The trouble with the Northern Independence Party’s nickname

Normally new political parties sink without a trace. But amid the hubbub around the Hartlepool by-election, the fledgling Northern Independence Party (NIP) has caused a stir, being covered by everyone from the Daily Express to Novara Media.

No party is truly established until it acquires a derogatory nickname, as evinced by the Tories’ longstanding embrace of their own slur. It is therefore with some amusement that Marchamont notes one prominent suggestion for the Northumbrian separatists: ‘nips’.

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What newly-respectful critics once said about Prince Philip

Not speaking ill of the dead is a rigid convention after somebody dies. And true to this form, even anti-monarchy campaigners have been polite about the death of Prince Philip, Duke of Edinburgh.

Marchamont is no stranger to switching sides on the royal question, but there is something rum about being nice just because someone has become an ex-parrot. Neither the deceased nor the critic should get off so easily, so here’s what the newly-respectful have previously said.

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Tory lord chancellor condemns ‘enemies of the people’ headline

At the height of Brexit quarrelling, the Daily Mail ran an infamous piece attacking judges who had ruled that a parliamentary act was needed to begin Britain’s exit from the EU. With little subtlety, the headline described the judges as “enemies of the people”.

Conservatives have continued to bridle at judicial overreach, with the lord chancellor Robert Buckland having just opened a consultation on judicial review. It is therefore interesting that in a recent speech to Queen Mary University of London he took a swipe at the infamous headline, saying it covered neither judges nor the government.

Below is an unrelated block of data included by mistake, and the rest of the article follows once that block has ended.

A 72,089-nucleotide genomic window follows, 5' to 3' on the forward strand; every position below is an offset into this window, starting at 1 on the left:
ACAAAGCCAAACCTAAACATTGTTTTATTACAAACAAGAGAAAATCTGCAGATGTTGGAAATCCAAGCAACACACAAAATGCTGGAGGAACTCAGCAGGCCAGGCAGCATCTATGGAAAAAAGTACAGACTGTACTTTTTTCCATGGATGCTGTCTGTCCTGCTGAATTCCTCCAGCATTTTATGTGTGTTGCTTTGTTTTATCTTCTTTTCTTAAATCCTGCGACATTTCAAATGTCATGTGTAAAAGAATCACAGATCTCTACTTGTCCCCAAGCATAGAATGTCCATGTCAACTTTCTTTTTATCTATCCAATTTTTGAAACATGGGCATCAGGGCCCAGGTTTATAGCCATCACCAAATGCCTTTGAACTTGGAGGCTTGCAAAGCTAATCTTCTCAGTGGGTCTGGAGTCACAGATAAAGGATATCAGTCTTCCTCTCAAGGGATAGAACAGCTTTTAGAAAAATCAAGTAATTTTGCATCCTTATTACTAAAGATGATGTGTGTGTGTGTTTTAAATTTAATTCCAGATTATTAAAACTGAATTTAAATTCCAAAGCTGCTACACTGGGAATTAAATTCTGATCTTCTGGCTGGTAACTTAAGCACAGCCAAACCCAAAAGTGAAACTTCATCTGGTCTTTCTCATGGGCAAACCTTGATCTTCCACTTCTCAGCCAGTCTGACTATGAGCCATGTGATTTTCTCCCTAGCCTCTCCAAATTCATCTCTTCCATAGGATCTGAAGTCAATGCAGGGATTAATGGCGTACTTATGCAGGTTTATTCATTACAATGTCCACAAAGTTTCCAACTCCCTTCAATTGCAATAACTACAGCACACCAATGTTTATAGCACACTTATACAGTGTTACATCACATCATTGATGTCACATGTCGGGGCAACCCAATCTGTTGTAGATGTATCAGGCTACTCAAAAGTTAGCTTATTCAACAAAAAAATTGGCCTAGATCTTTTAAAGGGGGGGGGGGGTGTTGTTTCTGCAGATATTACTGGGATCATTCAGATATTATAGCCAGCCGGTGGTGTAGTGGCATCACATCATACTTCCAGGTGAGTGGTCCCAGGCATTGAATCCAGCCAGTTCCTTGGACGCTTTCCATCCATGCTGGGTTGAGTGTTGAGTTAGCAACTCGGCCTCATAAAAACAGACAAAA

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John Bercow learns to take the banter

During his time as House of Commons speaker, John Bercow earned a reputation as a cantankerous man. As well as annoying Brexiteers with his flexible attitude to parliamentary procedure, he often appeared pompous and irate in the chamber and was latterly accused of bullying.

Guido Fawkes was a leading critic of Bercow, publishing numerous unflattering stories. The rightwing blog must therefore be miffed that its attempt to embarrass the former speaker by flagging his services on Cameo has backfired.

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Keir Starmer confesses to guilt by association to Jesus House

Labour’s leader Keir Starmer became an indirect victim of offence archaeology as he was pressured into apologising for a visit to the anti-LGBT church Jesus House. He also deleted the offending video, lest anybody see it again.

“I completely disagree with Jesus House’s beliefs on LGBT+ rights, which I was not aware of before my visit,” he tweeted. “I apologise for the hurt my visit caused and have taken down the video. It was a mistake and I accept that.”

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